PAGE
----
Spain is experiencing its worst constitutional crisis in its nearly 40 years as a democracy, and it keeps escalating. This week, the Spanish government announced it would impose direct rule over the northeastern region of Catalonia, where a contested referendum—one Madrid had declared unconstitutional—yielded a vote in favor of independence. What’s next is uncertain, but some have turned to the country’s past to explain its unprecedented present.

Responding to Spanish Prime Minister Mariano Rajoy’s announcement he would dismiss Catalonia’s regional government and force new elections, Catalan President Carles Puigdemont accused Spain’s central government of committing an “attack on democracy” intended to “humiliate” Catalonia and its people. He went on to invoke the era of Spain’s dictatorship, dubbing Rajoy’s decision “the worst attack against institutions and the people of Catalonia since the military dictatorship of Francisco Franco.”

It’s no trivial comparison for a country like Spain, whose past four decades as a constitutional monarchy were preceded by four decades of dictatorship after the Spanish Civil War. Under the repressive rule of military leader Francisco Franco, Spain was governed by the slogan Una, Grande, y Libre (one, grand, and free), a post-civil war mentality in which any sort of regionalism perceived as a threat to Spain’s homogeneity was outlawed and censored. Catalonia was among several regions bearing the cost of these measures—public use of the Catalan language was outlawed, and political dissidents were threatened with imprisonment, exile, and even death.

But the Spain of the Franco era bears no resemblance to the Spain of today. Not only has Catalonia thrived as one of Spain’s wealthiest and most highly industrialized regions (though Catalonia has long been a relatively prosperous region, the country’s economy was weak and internationally isolated for decades following the Civil War), but it also enjoys one of the highest levels of autonomous self-rule in the country’s highly decentralized system. In addition to boasting its own regional leadership and parliament, Catalonia retains control of its own policing, education, and public transit. Still, the comparison between the past and the present—Francoist Madrid against oppositional Barcelona—remains.

“The position of regional nationalists to obviously create this strong opposition between themselves and the central government … we’ve seen that for really quite a long time,” Mary Vincent, a professor of modern European history at the University of Sheffield, told me. She noted that the division most commonly plays out in the country’s sporting arenas, in the fierce soccer rivalry between its top two teams: FC Barcelona and Real Madrid. Indeed, Barca fans have long considered the team to be “Més que un club” (“more than a club”) and a symbol of Catalan identity, with some choosing to refer to Real Madrid as “General Franco’s team.”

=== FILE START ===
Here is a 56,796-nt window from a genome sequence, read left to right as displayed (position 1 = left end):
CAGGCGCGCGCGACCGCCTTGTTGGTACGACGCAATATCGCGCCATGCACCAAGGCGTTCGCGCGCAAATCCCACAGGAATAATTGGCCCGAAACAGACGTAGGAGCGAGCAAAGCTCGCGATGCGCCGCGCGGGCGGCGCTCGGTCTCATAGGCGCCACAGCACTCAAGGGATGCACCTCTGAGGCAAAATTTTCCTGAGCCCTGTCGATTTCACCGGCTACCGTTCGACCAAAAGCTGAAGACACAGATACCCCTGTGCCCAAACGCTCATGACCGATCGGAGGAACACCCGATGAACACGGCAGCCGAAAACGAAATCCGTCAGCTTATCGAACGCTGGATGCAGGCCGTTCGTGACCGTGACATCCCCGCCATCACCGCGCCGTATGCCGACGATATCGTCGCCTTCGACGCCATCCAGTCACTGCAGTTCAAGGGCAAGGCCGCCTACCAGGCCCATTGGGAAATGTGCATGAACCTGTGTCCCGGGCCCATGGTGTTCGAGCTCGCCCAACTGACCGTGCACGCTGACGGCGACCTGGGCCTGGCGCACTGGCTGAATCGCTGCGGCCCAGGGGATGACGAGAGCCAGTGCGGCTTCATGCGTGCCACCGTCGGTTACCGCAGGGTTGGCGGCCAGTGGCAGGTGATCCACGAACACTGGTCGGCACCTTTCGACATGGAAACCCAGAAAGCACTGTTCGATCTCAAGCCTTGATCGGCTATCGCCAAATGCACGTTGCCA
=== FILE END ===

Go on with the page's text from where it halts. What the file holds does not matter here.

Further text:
But Vincent said this latest invocation of Franco marks an escalation. “In purely factual terms, yes, that hasn’t happened since the Constitution of 1978,” she said of the Spanish government’s moves to retake the powers of its autonomous region and impose direct rule. “We’re in a very new territory. In that sense, it’s not remotely a return to anything that’s happened before. It’s a new phase in Spain’s constitutional story.”

The next chapter of that constitutional story remains unwritten. With Spain’s senate widely expected to back Rajoy’s decision to invoke Article 155—the part of the constitution that allows Madrid to suspend a region’s autonomyand dismiss Catalonia’s regional leadership by the end of the week, observers now look to Puigdemont, who said he will call Catalan parliament into session Thursday to debate a response. Still, the prospect of Catalan leaders accepting direct rule and new elections appears unlikely—Puigdemont’s government has thus far refused to disown the independence referendum or call for new elections.

Barcelona Mayor Ada Colau denounced both sides’ apparent willingness to prolong the impasse, and called on both leaders to move from grandstanding to dialogue. “Of course sooner or later we need to have elections, to change the cycle, but to get there we need to have them along with a return to institutional normality,” Colau told attendees Sunday at CityLab Paris. “That means not being under the threat of an intervention using Article 155—but also being without a unilateral declaration of independence.”